Tuesday, May 20, 2014

Amid A Crowd Of Stars

When you are old and grey and full of sleep,
And nodding by the fire, take down this book,
And slowly read, and dream of the soft look
Your eyes had once, and of their shadows deep;

With my mother at Easter
W.B. Yeats’ “When You Are Old” appears in A Little Treasury of Modern Poetry, published in 1952 by Charles Scribner’s Sons. My copy has an inscription on the endpaper: “To Harvey on Christmas 1955 with deepest affection from Louis.” Harvey Taylor was my father, Louis Cook my godfather. Handsome Detroit newspapermen, for years they competed for the affections of my lovely newspaperwoman mother, Jean.

I was 14 months old that Christmas. Louis’s inscription expresses magnanimity in defeat. Still, he had probably guessed that alcoholism would destroy my parents’ marriage. Louis told me years later that he’d driven my father to more than one AA meeting. Six-foot-five in his stocking feet, gentle and strong, winner of the Bronze Star in World War II, Louis was biding his time.

In November, my mother moved to Yorba Linda, leaving behind the Pasadena house she bought half a lifetime ago when she got a job editing the old “View” section of the Los Angeles Times. A few years later, she became associate editor and one of the nation’s top female journalists. Kathy and I have been cleaning out her house, the work of many middle-aged children. There isn’t much left. Needing homes are the wrought-iron coffee table she loved and a long, Ponderosa-style dining room table and chairs she had made for the dinner parties she loved to throw.

All I really care about are the things she wrote. A commencement address she delivered at Mount St. Mary’s College. An article entitled “What Is An Episcopalian?”, which she wrote for the Detroit Free Press in 1961, when our General Convention was called in Motown. Her elegiac features about the 1965 murder of civil rights worker Viola Liuzzo. Diary entries, including one on the date of my birth saying I weighed eight pounds, and it hadn’t gone easily. About a year ago, her advancing dementia robbed her of the pleasure of reading these aloud to visitors.

And then there are the letters. Especially Louis’s.

How many loved your moments of glad grace,
And loved your beauty with love false or true;
But one man loved the pilgrim soul in you,
And loved the sorrows of your changing face.

My mother wouldn’t marry Louis, which I always wanted her to do, since he was my father for all intents and purposes. She never really explained why, and now, she can’t. Her eyes sometimes glimmer when I mention him or my father. She doesn’t remember her devoted second husband, Richard Lescoe, at all.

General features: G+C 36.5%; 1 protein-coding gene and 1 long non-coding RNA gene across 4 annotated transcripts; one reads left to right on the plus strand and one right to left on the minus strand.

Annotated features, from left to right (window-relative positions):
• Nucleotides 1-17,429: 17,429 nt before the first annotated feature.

The surpassing gift is that she saved about twenty of Louis’s love letters. They’re all written on old-fashioned newspaper copy paper. He never dated them. He wrote one, addressed “Dearest,” during his first visit to New York City, where it appears he was attending the famed Al Smith politicians’ dinner at the Waldorf-Astoria as a member of a Free Press delegation. It must’ve been about 1966, when he and Jean were in their forties.

“I have at last found the milieu for which I was born,” he wrote. “Nowhere in Manhattan can be found a gayer, more suave, more sophisticated man of the world than I. Especially since I stumbled out of a bar taking with me somebody’s Kuppenheimer overcoat. Unfortunately my victim’s gloves don’t fit me but they are Sak’s gray suede and I cut quite a figure dangling them carelessly in my left hand as I saunter down Park Ave.”

My mother loved John F. Kennedy, and at the black tie dinner at the Waldorf, lifelong labor organizer Louis encountered JFK’s nemesis and my future boss. He wrote, “I hesitate to mention this, darling, but Nixon is a fairly engaging character at close range.” Later, my mother managed to convince herself, but not me, that she had voted for Nixon, which made it easier to accept that her son was helping write his books. Her willfulness and my immature frustration made our relationship difficult. The dementia has taken all that away, too. I don’t think she’s ever been happier, nor have we ever been so close. And that is Easter.

And bending down beside the glowing bars
Murmur, a little sadly, how love fled
And paced upon the mountains overhead
And hid his face amid a crowd of stars.

This post appeared originally in the Vaya Con Dios, the newsletter of St. John Chrysostom Episcopal Church.